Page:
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Cat. No. CHAN 0742 Price: £10.5 No. of discs: 1
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CHAN 0742 - Bach: Weimar Cantatas
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Available From: 01 June 2007
The Weimar cantatas belong to a period in Bach’s life when he had taken the title of ‘Concertmaster’ at the Weimar court. The principal condition of his new post was an obligation to produce a new church cantata on a monthly basis, a task to which Bach applied himself with great zeal. Previously, he had composed vocal music infrequently and only as particular occasions demanded. He now faced the task of writing cantatas at regular intervals for Sundays and feast days of the liturgical year. There arose a series of some thirty cantatas, with free verse texts as the essential basis for the composition of recitatives and da capo arias, entirely lacking from Bach’s earliest cantatas. Of great significance for Bach was his encounter with the modern Italian style, to which the Weimar court orchestra began to adapt itself. From then on a thoroughly worked-out setting for the outer voices, with concise and unified thematic material and a clearly articulated plan of modulation, typical of Vivaldi, remained an essential element in Bach’s style of composition. This technique was coupled with complex counterpoint, a distinct and lively texture of middle voices, and harmonic finesse, the whole elevated to a highly characteristic level.

Uniquely, The Purcell Quartet employs single voices – no choir – which is in keeping with evidence of what Bach himself used. The stance is still controversial, but recreates the works as they would have been performed originally, and therefore stands out from the more conventional approach, the product of subsequent developments of massed choral singing. Accompanied by The Purcell Quartet and their guest instrumentalists, the voices, their lines and hence also the meaning of the texts, are allowed to stand out and make their full effect. Included on this disc are BWV 61 Nun komm, der Heiden Heiland, deservedly one of the most popular of Bach’s cantatas, and one of Bach’s most tranquil and beautifully expressive works, and BWV 161 Komm, du süße Todesstunde, and they benefit greatly from performances by one of today’s most popular early music groups.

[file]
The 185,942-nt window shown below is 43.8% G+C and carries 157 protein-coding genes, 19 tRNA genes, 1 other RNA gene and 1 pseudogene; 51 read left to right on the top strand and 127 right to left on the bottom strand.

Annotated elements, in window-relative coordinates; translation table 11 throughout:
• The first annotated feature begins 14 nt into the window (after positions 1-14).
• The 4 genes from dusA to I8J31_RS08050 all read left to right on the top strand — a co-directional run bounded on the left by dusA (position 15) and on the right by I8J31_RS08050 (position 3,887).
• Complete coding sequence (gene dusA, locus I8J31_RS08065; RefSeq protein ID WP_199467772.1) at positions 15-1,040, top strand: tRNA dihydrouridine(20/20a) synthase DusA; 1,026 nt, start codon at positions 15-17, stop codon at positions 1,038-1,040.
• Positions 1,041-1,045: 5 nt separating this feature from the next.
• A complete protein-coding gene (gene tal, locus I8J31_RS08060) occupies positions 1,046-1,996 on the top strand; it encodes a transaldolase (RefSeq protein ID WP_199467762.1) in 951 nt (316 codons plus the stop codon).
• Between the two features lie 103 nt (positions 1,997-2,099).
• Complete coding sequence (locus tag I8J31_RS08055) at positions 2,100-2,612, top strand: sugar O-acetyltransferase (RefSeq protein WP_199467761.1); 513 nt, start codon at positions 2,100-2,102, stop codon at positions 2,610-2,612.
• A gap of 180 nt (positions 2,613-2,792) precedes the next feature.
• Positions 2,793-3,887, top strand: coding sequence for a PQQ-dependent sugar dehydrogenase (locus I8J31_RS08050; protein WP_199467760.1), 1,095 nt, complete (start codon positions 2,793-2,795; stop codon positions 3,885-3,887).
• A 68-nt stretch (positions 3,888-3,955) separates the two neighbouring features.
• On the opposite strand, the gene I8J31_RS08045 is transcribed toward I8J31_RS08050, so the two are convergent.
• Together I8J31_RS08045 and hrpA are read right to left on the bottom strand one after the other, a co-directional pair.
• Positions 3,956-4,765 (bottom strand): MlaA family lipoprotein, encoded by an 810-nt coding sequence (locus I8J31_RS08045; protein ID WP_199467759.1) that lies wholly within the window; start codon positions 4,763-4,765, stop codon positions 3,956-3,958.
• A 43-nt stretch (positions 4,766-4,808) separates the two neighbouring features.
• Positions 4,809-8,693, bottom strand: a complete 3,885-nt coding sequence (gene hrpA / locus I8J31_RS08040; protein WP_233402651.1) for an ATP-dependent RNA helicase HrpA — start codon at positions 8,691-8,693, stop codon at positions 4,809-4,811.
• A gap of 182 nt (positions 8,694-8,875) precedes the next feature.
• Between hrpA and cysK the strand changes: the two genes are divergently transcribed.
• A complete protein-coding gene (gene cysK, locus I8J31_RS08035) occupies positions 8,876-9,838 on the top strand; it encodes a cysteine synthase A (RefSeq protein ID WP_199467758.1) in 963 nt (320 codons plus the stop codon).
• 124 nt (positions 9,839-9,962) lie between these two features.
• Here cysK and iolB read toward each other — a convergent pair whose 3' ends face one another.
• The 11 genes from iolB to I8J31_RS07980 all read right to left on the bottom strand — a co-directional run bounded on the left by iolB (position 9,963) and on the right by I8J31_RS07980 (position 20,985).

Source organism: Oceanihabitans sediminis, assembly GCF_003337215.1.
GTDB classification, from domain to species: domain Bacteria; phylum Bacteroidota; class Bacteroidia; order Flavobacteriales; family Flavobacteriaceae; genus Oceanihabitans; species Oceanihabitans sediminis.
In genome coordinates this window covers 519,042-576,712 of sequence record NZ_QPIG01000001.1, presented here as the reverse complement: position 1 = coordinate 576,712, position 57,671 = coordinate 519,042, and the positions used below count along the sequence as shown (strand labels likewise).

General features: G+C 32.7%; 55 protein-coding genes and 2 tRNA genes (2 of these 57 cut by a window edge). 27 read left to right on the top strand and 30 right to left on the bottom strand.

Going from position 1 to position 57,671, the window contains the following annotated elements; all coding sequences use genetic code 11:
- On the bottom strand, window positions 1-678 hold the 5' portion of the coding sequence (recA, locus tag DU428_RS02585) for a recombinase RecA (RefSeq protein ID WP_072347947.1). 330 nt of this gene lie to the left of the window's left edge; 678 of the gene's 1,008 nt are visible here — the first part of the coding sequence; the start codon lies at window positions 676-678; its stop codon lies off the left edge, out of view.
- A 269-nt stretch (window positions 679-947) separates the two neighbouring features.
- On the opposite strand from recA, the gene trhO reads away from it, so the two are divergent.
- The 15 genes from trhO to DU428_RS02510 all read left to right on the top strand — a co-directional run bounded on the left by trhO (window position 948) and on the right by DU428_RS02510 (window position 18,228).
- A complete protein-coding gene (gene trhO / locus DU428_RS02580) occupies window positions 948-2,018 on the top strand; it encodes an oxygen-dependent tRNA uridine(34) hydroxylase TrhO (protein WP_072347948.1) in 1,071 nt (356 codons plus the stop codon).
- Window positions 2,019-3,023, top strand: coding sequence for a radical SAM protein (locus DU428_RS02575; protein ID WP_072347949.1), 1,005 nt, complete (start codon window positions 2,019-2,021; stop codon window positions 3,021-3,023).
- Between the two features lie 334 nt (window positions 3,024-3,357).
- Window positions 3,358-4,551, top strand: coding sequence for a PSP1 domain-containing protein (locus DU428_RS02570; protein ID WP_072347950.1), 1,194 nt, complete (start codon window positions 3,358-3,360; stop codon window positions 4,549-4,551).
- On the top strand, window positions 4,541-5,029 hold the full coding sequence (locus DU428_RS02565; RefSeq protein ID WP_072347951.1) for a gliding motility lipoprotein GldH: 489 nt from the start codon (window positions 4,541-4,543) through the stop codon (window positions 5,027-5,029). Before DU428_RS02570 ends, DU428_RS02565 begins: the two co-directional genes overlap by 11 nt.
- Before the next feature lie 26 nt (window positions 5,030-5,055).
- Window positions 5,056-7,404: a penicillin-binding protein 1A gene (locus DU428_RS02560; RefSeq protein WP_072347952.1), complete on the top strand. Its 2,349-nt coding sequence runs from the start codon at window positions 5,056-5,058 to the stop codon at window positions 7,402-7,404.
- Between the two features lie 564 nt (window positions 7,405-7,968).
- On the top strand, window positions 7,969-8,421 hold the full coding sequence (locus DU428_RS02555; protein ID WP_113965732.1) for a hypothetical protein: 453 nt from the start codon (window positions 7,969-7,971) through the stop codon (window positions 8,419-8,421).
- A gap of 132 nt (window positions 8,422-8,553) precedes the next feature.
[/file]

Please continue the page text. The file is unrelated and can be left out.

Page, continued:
The Weimar cantatas of J.S. Bach form an exceptional body of work and it is thrilling to hear them performed in a way that Bach would have recognised.
Reviews

…a performance of great musical versatility.
Gramophone on CHAN 0715

The Purcell Quartet and guests are most welcome: even the most distinguished of period performers with larger ensembles can’t achieve the intimacy that the forces here have at their disposal.
International Record Review

The Purcell quartet – two violins, cello and continuo, augmented by two violas, recorders, oboe, bassoon, and trumpet – reflect the meagre forces available to Bach… All four singers approach their often testing lines with expressive freedom…With no designated ‘conductor’, this is chamber music, warmed by the acoustic environment of a London church. The resulting clarity is delightful.
BBC Music Magazine

For sheer brilliance of technique, the Purcell Quartet and friends take the biscuit.
International Record Review on CHAN 0715

The singers throw themselves into the drama, and each creates a strong character. Davies is a dry, pompous Kolenaty; Graham Clark’s Hauk-Sendorf goes just the right distance over the top; Elena Xanthoudakis makes a sweet young thing out of Kristina. Robert Brubaker brings ardour and some lyric freshness to Gregor. Cheryl Barker sinks her teeth into the central role of Emilia Marty, her tone full and rich when required, or hard and imperious.
American Record Guide

A disc of Bach Cantatas is like a Christmas stocking: you reach in expectantly and pull out delights. These four works from his early years in Weimar are performed in the modern historical manner, using the soloists as chorus, and the singers’ merits suffuse the ensembles without distorting them. The lamenting first chorus of Weinen, Klagen, Sorgen, Zagen has never sounded so cleanly heartbroken. The opening aria, beautifully taken by Chance, of Komm, du süße todesstunde paints death as a prelude to bliss, chirpy recorders and solemn organ symbolically juxtaposed.
The Sunday Times

 

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